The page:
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Dr Christolyn Raj is a Melbourne-trained ophthalmologist. One of her subspecialty areas is cataracts and laser-assisted cataract surgery, having worked closely with those who pioneered this technique in Australia during her post-fellowship years.
Dr Raj is also highly experienced in the treatment of retinal disease including age-related maculopathy, diabetes and retinal vein occlusion. She has established herself as a key figure in the field of retinal medicine, with several years of active research to her name, particularly in the area of diabetes. Her current research affiliate within the University of Melbourne is looking into novel therapies for the early treatment of diabetic maculopathy.
Dr Raj is a Fellow of the Royal Australian and New Zealand College of Ophthalmologists (RANZCO) and an International Fellow of the American Academy of Ophthalmology. She also holds the positions of Honorary Senior Lecturer at the University of Melbourne, examiner for RANZCO and reviewer for Australian Journal of General Practice: Ophthalmology Editorial.
Honorary Senior Lecturer, Ophthalmology and Visual Science, University of Melbourne, Victoria (2017 – present)
RANZCO Clinical Term Supervisor (2014 – present)
Convener, RANZCO ophthalmology seminar for pre-RACE trainees (2015 – present)
President, Indigenous and Public Health Office, Doctors in Training, Australian Medical Association (2009–2010)
Victorian Ambassador for Doctors in Training, Australian Medical Association (2009)
Fellow of the Royal Australian and New Zealand College of Ophthalmologists
International Fellow of the American Academy of Ophthalmology
American Society of Cataract and Refractive Surgeons
Dr Raj’s early research with investigators at the Save Sight Institute in New South Wales looked at pathological processes of drusen that led to the irreversible sequelae in age-related macular degeneration. This research contributed to the understanding of this disease process, and has been instrumental in determining how the disease is managed today. Today, she dedicates much of her clinical time to investigating the pathological processes behind other retinal diseases, including macular telengiectasia and polypoidal choroidal vasculopathy (PCV), both of which have devastating complications and limited treatments available.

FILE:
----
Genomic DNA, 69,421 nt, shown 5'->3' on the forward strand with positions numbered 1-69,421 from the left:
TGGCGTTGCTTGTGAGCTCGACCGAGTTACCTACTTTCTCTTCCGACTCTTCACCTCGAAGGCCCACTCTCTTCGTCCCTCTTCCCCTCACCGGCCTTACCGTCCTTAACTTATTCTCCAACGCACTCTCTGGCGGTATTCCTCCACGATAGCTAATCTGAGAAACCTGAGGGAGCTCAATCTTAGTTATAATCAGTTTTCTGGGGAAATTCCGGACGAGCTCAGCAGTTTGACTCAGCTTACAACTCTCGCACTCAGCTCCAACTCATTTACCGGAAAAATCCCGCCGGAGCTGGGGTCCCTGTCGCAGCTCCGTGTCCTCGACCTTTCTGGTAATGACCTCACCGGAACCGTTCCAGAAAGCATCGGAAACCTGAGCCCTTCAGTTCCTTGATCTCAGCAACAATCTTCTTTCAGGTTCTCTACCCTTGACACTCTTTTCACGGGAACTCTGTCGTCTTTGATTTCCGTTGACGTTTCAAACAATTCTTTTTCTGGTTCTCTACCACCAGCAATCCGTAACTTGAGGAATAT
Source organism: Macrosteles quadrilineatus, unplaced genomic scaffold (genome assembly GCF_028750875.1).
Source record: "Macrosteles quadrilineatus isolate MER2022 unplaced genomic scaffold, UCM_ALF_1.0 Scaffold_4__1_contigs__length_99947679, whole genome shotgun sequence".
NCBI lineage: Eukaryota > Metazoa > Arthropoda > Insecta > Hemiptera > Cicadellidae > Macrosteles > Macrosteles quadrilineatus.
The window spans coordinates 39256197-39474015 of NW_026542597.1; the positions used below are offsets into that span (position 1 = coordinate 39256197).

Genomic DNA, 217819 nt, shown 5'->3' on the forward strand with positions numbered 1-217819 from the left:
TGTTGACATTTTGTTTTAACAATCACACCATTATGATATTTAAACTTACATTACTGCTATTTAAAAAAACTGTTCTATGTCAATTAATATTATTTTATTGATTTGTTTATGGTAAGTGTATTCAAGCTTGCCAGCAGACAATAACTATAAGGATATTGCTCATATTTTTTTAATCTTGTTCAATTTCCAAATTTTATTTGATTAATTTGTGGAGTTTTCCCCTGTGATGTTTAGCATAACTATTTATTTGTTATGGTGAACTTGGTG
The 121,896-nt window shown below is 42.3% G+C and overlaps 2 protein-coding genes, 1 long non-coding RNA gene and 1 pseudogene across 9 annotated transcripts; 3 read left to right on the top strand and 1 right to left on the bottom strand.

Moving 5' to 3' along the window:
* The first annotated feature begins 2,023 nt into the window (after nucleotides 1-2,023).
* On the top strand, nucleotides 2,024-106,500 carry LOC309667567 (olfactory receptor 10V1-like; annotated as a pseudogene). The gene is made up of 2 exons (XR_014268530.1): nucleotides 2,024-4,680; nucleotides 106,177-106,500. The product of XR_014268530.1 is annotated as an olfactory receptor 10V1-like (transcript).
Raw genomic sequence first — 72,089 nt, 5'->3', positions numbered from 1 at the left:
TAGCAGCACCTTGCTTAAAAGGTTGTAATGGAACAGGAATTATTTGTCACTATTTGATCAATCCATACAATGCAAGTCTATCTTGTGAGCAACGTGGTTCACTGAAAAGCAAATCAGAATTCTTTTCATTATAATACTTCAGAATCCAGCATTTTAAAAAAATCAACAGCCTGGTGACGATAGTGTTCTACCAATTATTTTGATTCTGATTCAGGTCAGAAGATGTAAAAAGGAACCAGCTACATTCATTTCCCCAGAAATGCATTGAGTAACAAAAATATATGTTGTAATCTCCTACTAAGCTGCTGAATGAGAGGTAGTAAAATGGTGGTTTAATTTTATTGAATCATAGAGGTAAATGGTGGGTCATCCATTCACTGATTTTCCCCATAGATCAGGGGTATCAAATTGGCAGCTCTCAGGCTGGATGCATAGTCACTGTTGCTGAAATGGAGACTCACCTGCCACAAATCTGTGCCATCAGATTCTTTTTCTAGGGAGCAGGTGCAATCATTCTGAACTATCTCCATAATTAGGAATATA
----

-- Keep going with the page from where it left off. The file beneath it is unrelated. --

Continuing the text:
In the area of cataract surgery, Dr Raj’s work focuses on the impact of cataract surgery for pre-disposed individuals with retinal disease. Her current clinical research involves following a large cohort of patients with myopic refractive error and the development of retinal tears following cataract surgery. Dr Raj is a newly featured author in the ophthalmic magazine Mivision, where she often presents her research and evidence-based appraisals of various ‘hot topics’ in medical and surgical retina.
Dr Raj is also collaborating with the Royal Children’s Hospital to investigate ways to reduce the impact of morbidity and mortality from optic nerve pathway tumours. Her recent work has involved the creation of an iPhone and android app that can be used by clinicians to monitor the disease.
Community involvement & charitable work
Dr Raj is passionate about educating and empowering the community on health issues. She has featured on A Current Affair to promote the need for diligence in monitoring chronic eye disease, and is a regular contributor to promotional material used to launch the annual Macular Degeneration Awareness Week campaign.
Dr Raj's philanthropic work has led to her establishing the 'Teddy Bear Eye Hospital’ featured in the annual Good Friday Appeal at the Royal Children's Hospital in Melbourne. A simulated hospital for children, the Teddy Bear Eye Hospital helps to motivate children's interest in eye health while removing the stigma associated with visits to the ophthalmologist.
Dr Raj continues to be an ambassador for Vision Australia, a not-for-profit organisation devoted to caring for vision-impaired individuals. She has pioneered several hospital and community programs that educate the community about Vision Australia services, and is a benevolent supporter of Vision Australia's Carols by Candlelight.
Her philanthropic work in the area of indigenous eye health is remarkable. Having worked in indigenous communities throughout her medical training, she now partners with not-for-profit teams to investigate how to deliver outreach services to these communities.
Certificate of Achievement (‘100 Inspiring Women’), Australian Medical Association Eastern Division
Convener’s Award for Excellence, RANZCO Ophthalmology Seminar (2016)
Certificate of Excellence in Teaching: Lecturer (Ophthalmology and Visual Sciences), University of Melbourne Clinical School (2014)
Best Clinical Poster, American Ophthalmology Association (2010)
Perth Eye Foundation Bursary, Invited Speaker, RANZCO branch meeting (2007)
JJ Hunter Bursary for research in ophthalmology, Australian Medical Association (2005)
Rotary International Scholarship – cataract and refractive surgery, India (2005)
John Flynn Scholarship (2002–2006)
Education & training
Bachelor of Optometry, University of Melbourne, Victoria
Bachelor of Medicine and Surgery with Honours, University of Sydney, New South Wales
Ophthalmology training, Royal Victorian Eye and Ear Hospital, Victoria
Master of Medicine, James Cook University, Queensland
Master of Public Health, James Cook University, Queensland
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